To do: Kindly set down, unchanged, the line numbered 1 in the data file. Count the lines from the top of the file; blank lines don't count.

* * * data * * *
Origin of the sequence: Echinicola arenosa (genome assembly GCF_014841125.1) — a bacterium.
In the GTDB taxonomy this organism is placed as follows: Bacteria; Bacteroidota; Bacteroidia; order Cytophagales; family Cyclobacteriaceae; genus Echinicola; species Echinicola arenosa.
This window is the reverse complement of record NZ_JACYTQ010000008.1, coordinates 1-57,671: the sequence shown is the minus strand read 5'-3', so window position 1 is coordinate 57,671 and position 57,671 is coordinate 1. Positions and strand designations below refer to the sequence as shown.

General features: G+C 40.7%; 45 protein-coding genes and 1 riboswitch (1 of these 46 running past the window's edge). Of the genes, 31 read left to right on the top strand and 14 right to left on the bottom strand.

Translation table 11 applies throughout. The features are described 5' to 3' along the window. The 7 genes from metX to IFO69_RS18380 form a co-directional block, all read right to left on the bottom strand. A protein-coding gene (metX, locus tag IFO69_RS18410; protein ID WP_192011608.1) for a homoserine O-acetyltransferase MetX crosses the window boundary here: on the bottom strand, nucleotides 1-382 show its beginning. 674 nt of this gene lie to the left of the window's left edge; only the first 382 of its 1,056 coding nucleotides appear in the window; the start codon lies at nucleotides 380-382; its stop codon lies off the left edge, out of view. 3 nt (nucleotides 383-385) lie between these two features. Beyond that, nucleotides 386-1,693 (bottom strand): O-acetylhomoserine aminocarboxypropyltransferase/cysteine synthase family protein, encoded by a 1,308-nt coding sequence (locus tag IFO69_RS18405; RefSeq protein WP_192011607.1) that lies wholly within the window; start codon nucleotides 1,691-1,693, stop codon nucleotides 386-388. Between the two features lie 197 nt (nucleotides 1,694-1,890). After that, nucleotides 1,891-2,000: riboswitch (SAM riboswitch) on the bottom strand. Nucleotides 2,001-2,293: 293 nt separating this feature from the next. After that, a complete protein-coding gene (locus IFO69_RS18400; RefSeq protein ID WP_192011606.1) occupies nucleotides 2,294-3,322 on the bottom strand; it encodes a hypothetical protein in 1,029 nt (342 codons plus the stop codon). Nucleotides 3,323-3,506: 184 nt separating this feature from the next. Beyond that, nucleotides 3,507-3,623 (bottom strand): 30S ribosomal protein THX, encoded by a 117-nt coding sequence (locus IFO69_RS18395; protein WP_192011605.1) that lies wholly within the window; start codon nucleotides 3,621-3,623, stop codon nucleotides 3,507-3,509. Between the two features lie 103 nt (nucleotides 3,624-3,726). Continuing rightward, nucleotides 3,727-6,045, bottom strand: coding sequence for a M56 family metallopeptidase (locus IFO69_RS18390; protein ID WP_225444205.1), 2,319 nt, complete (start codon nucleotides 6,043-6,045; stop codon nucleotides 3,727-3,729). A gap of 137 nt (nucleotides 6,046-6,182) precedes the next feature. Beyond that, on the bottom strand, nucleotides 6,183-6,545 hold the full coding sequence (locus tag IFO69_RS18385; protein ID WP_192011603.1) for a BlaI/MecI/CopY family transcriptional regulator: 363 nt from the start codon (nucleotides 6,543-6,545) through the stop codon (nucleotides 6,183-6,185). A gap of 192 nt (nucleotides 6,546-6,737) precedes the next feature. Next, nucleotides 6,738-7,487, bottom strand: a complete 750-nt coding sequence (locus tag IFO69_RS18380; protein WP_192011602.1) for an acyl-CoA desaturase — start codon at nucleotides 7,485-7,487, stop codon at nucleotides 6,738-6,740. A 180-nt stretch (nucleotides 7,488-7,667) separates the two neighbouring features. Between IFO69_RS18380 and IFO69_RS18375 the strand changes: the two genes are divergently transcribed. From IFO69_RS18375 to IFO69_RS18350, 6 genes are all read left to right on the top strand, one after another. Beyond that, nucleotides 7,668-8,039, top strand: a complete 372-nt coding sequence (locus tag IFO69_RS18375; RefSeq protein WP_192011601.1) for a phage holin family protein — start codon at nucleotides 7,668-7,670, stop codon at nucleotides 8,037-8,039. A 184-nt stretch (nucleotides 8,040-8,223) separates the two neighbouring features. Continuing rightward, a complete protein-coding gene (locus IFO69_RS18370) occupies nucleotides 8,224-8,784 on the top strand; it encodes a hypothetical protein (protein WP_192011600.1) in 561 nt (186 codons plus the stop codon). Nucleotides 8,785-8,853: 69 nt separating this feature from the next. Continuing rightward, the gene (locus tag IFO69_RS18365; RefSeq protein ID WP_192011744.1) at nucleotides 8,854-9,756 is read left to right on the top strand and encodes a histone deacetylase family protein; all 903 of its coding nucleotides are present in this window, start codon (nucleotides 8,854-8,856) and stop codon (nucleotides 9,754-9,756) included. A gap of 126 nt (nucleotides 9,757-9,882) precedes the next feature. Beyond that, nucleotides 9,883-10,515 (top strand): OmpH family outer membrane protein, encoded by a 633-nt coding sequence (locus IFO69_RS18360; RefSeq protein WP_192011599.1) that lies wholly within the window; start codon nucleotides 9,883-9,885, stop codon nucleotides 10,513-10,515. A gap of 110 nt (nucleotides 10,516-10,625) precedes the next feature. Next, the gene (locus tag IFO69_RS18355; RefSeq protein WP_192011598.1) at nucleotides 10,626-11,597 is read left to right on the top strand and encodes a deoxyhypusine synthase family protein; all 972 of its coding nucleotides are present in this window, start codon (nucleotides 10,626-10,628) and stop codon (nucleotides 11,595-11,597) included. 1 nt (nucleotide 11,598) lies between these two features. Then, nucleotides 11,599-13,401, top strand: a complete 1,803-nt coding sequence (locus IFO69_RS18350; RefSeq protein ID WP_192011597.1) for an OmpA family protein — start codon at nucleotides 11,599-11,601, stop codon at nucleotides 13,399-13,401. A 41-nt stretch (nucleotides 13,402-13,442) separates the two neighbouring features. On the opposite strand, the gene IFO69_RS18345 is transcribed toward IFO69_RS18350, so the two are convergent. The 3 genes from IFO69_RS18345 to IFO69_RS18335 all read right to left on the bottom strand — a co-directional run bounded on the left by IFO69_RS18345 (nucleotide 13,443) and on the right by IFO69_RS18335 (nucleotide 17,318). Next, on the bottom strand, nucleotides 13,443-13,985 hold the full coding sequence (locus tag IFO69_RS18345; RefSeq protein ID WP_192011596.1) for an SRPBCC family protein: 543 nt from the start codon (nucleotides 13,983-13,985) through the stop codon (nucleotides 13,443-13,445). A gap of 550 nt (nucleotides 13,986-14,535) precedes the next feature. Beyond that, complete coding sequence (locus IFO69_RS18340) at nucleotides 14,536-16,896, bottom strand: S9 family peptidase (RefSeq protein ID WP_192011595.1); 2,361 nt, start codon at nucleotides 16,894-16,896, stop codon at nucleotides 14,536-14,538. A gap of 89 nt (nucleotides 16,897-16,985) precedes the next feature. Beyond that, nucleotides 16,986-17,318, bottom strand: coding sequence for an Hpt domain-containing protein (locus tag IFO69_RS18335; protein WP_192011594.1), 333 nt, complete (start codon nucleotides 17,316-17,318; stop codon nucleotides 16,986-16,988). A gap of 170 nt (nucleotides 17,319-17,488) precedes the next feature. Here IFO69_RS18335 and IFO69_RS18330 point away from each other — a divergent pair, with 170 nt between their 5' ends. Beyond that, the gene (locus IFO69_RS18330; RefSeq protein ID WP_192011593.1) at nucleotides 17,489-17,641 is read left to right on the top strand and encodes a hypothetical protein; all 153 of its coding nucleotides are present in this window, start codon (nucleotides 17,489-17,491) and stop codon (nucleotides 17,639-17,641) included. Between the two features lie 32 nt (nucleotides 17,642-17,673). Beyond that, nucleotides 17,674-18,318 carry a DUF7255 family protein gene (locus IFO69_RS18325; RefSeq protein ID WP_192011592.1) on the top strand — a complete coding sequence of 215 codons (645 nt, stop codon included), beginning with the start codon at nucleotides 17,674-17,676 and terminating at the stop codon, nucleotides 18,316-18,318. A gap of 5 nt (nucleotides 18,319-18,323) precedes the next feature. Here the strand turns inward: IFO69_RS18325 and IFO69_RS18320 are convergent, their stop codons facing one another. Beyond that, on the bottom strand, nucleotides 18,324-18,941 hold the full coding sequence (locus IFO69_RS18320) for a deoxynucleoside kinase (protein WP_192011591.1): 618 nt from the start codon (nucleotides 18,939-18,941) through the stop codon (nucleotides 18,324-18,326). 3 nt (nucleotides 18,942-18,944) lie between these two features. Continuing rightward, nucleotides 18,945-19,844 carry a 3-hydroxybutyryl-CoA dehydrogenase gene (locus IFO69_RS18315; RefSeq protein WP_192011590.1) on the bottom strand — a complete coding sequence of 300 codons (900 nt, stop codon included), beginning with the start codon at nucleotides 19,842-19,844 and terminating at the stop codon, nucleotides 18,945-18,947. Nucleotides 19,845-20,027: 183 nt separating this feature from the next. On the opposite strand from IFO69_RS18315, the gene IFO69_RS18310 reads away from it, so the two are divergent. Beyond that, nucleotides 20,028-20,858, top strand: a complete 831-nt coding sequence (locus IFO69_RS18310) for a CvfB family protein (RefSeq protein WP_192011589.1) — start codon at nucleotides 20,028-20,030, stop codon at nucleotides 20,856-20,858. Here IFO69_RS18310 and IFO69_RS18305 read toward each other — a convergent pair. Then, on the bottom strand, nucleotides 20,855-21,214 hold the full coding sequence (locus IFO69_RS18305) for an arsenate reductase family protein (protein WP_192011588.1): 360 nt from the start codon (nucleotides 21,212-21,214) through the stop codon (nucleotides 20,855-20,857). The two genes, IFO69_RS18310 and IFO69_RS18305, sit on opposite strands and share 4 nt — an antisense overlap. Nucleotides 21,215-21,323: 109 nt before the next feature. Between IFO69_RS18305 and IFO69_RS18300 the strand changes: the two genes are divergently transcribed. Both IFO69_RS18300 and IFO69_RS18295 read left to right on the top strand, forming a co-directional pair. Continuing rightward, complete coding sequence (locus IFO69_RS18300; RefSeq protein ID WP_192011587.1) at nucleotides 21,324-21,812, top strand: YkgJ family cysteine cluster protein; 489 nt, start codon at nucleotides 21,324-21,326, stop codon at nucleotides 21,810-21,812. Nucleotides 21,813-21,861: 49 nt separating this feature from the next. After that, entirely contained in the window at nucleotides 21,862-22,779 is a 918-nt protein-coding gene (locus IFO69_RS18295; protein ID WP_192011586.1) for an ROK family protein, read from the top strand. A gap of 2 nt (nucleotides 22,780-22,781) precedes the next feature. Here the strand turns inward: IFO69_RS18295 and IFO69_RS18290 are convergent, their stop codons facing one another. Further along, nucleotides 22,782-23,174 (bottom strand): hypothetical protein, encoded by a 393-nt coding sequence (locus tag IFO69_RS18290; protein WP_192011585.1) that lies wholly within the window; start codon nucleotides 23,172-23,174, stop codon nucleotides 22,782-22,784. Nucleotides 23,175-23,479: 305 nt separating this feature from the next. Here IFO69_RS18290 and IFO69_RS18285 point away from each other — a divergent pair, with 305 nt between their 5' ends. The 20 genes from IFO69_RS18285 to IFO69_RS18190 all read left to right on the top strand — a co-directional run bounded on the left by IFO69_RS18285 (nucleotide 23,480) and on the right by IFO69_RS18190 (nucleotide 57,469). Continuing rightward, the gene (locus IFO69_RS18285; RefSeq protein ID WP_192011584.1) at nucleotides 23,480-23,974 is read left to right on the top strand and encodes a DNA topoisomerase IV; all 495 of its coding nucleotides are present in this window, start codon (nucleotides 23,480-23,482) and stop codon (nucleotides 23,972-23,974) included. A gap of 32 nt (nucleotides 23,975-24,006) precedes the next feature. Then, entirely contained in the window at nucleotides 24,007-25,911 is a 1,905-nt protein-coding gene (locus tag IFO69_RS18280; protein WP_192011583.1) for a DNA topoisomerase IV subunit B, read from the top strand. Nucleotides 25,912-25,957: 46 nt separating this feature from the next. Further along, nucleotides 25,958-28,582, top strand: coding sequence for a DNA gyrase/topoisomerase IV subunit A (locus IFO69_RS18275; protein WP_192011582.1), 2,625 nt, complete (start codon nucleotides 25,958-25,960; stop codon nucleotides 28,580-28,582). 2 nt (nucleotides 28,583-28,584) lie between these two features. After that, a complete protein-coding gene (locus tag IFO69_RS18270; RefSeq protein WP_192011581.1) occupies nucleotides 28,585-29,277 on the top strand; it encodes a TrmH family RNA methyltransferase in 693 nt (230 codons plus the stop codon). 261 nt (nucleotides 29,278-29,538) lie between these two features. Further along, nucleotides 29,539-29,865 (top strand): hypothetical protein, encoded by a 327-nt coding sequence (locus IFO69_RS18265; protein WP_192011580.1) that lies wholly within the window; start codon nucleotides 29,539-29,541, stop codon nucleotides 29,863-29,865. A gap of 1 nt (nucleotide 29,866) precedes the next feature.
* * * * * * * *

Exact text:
Origin of the sequence: Echinicola arenosa (genome assembly GCF_014841125.1) — a bacterium.